Speaking of drugs and alcohol, is it just me, or are teenagers always portrayed as irresponsible assholes who have literally no regard for their own or others' lives? (American Pie, Superbad, Project X) While Mason grew up, from 8th grade onwards, he was constantly barraged with peer pressure to drink and smoke. From personal experience, I can vouch that it isn't that bad, and most guys don't talk about girls like that and call people faggots so frequently (and mean it). It all just seemed a bit forced. But that wasn't the only strife that seemed manufactured. Throughout the film we see that Mason's mom, played by Patricia Arquette, has a questionable taste in men. Time after time she is courted successfully by men who appear nice, but are real scumbags after a year or so of marriage. The scenes where these stepdads  lash out are very scary ones, don't get me wrong. But to see two husbands of equally asshole-ish degree seems a bit like forced conflict, as if Linklater needed to add some insecurity to the lives of Mason and Samantha. What made it seem even more fake was the fact that these relationships seemed to work themselves out, breakups or fights appearing off-screen. This seemed like a bit of a theme. Any problem Mason or his family had, typically got better without leaving any real mark or causing any repercussion. Mason, for example, besides some drunk and disapproving stepdads, in a way coasts through life seemingly having things handed to him. Nothing bad ever happens to him after falling under the influence of drugs and alcohol. After a stern talk from his photography teacher saying he will go nowhere, he lands a scholarship to a photography school. Everywhere he goes, Mason has a very attractive girl who is into him. And the one thing that seemed too perfect was after the mom told a plumber that he was smart and should go to school, he later ends up owning a restaurant they visit. The only reason I have a problem with things working themselves out in this way is because it makes it harder to become immersed in the story, it takes a bit of the realism out of a film where realism is the main objective.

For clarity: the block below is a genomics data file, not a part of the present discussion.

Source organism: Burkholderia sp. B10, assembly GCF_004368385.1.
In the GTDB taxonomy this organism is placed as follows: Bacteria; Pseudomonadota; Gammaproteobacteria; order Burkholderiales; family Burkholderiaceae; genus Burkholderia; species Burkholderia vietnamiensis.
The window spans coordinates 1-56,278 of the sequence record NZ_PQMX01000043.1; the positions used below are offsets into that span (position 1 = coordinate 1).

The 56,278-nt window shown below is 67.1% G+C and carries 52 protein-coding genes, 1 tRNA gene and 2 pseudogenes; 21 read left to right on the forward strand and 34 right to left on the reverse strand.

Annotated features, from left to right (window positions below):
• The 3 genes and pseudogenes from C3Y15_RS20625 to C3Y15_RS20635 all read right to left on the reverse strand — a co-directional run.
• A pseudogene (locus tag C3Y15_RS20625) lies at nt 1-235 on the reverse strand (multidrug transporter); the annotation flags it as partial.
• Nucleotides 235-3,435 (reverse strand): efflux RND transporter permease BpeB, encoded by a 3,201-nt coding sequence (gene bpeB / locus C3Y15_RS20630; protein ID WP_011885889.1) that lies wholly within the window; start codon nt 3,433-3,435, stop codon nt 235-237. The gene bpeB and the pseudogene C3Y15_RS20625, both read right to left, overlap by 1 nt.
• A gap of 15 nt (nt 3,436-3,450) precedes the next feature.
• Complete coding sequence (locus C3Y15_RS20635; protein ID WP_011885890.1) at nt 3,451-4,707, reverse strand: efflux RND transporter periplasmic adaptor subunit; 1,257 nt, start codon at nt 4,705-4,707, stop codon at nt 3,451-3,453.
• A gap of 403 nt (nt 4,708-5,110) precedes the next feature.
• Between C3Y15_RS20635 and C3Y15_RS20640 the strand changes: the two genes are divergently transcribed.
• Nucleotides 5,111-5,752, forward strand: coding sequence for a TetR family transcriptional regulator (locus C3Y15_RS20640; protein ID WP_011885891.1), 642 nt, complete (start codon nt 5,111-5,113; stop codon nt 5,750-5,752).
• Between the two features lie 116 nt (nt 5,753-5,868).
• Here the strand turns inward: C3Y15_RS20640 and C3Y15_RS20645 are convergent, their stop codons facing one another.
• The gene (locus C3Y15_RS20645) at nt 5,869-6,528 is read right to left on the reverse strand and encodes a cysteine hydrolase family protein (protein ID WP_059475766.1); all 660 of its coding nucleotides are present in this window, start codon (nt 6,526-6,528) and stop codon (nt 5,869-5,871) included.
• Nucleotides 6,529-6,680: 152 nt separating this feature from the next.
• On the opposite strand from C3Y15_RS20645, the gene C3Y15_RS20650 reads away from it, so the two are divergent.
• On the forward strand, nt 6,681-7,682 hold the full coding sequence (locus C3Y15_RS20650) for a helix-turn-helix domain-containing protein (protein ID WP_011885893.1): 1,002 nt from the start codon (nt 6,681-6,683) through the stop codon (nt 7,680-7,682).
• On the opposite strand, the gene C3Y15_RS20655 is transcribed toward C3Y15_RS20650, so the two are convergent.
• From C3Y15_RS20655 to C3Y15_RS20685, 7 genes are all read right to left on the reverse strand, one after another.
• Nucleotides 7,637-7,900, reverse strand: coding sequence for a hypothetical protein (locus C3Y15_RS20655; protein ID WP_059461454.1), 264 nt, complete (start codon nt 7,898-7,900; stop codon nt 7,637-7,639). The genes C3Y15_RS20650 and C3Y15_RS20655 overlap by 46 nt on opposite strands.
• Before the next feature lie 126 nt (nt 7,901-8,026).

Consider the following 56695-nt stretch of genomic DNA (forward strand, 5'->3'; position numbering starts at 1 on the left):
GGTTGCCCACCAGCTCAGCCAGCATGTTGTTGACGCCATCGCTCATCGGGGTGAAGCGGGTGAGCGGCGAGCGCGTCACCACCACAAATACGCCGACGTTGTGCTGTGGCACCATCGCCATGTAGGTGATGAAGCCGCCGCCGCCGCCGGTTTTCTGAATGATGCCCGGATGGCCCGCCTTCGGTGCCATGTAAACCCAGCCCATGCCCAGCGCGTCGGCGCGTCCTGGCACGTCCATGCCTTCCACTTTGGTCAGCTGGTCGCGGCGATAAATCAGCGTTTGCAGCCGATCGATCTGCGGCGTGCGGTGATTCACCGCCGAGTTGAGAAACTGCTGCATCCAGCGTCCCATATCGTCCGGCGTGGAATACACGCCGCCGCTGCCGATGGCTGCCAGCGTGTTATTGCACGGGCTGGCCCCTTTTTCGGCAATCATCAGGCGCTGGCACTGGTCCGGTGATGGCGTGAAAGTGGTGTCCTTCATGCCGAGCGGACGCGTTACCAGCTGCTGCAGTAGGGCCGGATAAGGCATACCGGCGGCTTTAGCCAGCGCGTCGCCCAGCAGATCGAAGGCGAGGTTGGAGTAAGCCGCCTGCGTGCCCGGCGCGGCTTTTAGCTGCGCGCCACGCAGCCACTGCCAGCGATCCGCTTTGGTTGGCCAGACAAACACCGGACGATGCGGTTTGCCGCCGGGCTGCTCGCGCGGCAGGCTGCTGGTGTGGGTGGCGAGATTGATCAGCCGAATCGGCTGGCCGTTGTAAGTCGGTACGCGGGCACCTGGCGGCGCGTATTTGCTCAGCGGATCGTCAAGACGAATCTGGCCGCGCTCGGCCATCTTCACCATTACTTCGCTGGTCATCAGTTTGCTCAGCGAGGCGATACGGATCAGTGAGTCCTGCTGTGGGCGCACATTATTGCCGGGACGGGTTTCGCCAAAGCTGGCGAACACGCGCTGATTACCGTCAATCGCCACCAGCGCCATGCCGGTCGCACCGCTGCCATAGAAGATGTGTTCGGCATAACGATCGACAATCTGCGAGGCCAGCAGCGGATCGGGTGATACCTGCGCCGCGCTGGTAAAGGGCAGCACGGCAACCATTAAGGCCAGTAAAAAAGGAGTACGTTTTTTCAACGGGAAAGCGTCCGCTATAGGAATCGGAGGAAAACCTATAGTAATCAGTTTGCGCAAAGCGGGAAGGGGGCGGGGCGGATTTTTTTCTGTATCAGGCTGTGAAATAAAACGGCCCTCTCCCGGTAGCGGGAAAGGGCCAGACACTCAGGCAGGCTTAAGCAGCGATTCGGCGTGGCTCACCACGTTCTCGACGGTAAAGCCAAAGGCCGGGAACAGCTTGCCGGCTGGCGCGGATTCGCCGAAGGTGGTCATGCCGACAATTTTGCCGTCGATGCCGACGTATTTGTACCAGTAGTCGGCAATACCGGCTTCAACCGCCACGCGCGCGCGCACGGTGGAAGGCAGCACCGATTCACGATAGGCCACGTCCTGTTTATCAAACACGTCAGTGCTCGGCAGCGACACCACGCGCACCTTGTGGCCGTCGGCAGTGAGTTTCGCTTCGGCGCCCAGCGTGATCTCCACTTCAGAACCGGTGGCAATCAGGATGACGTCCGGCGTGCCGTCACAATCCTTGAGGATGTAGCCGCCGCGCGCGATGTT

While Boyhood eventually revolves solely around Mason, it starts of as move of a movie about family, tracking everyones lives and just giving insight into a day in the life of  a family of four (albeit with an estranged father). But really quality performances from Hawke and Arquette tie the first half together, while Mason, played by Ellar Coltrane, strengthens his acting to become a bit more layered during the back half. So while the film is in majority one about Mason growing up, the beginning focuses more evenly on the parenting aspect. Here, we see Arquette, a house-poor mom struggling to keep up with her two kids and her own life. She must be stern with them most of the time, and has very little time to just take them out and have fun. Enter Ethan Hawke, the stepdad whose job is to pick the kids up every weekend in his GTO and have fun with them. How can this be fair to mom? Now i did not grow up with this type of parenting, but it seems fairly common, and Boyhood once again depicts a pretty complex concept during normal everyday lives. I thought Hawke's was such an important influence on Masons life, constantly giving little tidbits of advice, and as Hawke evolved as a dad, so did Mason into a young man. Hawke stole every scene he was in, and he seemed to be the only redeeming factor in Mason's life. I relished the moments where they were together, and longed for him when Mason needed guidance. Arquette, after all of the bullshit with second husbands, going to school, finally can just be a mom near the end of the film. But she, more than anyone, is left, empty handed, with nothing but questions. There is a scene that really spoke to me, as a second child about to fly the coop and leave my parents all alone. When Mason is packing up for college, we find mom crying, asking him, "Is that it?". She rolls over all the big moments in hers and Mason's lives, and begins to realize that the next big landmark is her own death. How is that supposed to make Mason feel? Or for that matter, any guy my age who is essentially abandoning their mother? As a tear rolled down my eye, I was really forced to think about life and time in a different perspective.